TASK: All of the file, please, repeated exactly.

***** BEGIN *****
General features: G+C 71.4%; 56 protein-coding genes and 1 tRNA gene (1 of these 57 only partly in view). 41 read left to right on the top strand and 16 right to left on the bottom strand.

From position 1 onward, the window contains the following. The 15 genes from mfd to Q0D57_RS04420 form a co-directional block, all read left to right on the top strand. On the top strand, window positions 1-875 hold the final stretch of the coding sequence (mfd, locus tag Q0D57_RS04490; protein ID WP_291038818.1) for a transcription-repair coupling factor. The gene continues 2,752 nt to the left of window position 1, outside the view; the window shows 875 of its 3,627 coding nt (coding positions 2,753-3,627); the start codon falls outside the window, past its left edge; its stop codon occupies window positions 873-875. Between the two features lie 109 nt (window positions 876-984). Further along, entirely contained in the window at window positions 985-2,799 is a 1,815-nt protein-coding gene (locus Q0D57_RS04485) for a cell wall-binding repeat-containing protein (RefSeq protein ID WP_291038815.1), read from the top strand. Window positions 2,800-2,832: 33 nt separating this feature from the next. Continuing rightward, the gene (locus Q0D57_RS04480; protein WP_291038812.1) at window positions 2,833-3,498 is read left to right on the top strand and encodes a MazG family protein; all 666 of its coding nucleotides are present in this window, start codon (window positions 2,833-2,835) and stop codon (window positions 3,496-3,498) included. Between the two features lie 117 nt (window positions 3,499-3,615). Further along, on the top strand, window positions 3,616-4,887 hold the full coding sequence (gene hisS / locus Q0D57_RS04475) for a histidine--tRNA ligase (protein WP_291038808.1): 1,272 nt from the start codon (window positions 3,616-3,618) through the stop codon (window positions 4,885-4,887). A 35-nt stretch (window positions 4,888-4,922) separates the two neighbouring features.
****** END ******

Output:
General features: G+C 71.4%; 56 protein-coding genes and 1 tRNA gene (1 of these 57 only partly in view). 41 read left to right on the top strand and 16 right to left on the bottom strand.

From position 1 onward, the window contains the following. The 15 genes from mfd to Q0D57_RS04420 form a co-directional block, all read left to right on the top strand. On the top strand, window positions 1-875 hold the final stretch of the coding sequence (mfd, locus tag Q0D57_RS04490; protein ID WP_291038818.1) for a transcription-repair coupling factor. The gene continues 2,752 nt to the left of window position 1, outside the view; the window shows 875 of its 3,627 coding nt (coding positions 2,753-3,627); the start codon falls outside the window, past its left edge; its stop codon occupies window positions 873-875. Between the two features lie 109 nt (window positions 876-984). Further along, entirely contained in the window at window positions 985-2,799 is a 1,815-nt protein-coding gene (locus Q0D57_RS04485) for a cell wall-binding repeat-containing protein (RefSeq protein ID WP_291038815.1), read from the top strand. Window positions 2,800-2,832: 33 nt separating this feature from the next. Continuing rightward, the gene (locus Q0D57_RS04480; protein WP_291038812.1) at window positions 2,833-3,498 is read left to right on the top strand and encodes a MazG family protein; all 666 of its coding nucleotides are present in this window, start codon (window positions 2,833-2,835) and stop codon (window positions 3,496-3,498) included. Between the two features lie 117 nt (window positions 3,499-3,615). Further along, on the top strand, window positions 3,616-4,887 hold the full coding sequence (gene hisS / locus Q0D57_RS04475) for a histidine--tRNA ligase (protein WP_291038808.1): 1,272 nt from the start codon (window positions 3,616-3,618) through the stop codon (window positions 4,885-4,887). A 35-nt stretch (window positions 4,888-4,922) separates the two neighbouring features.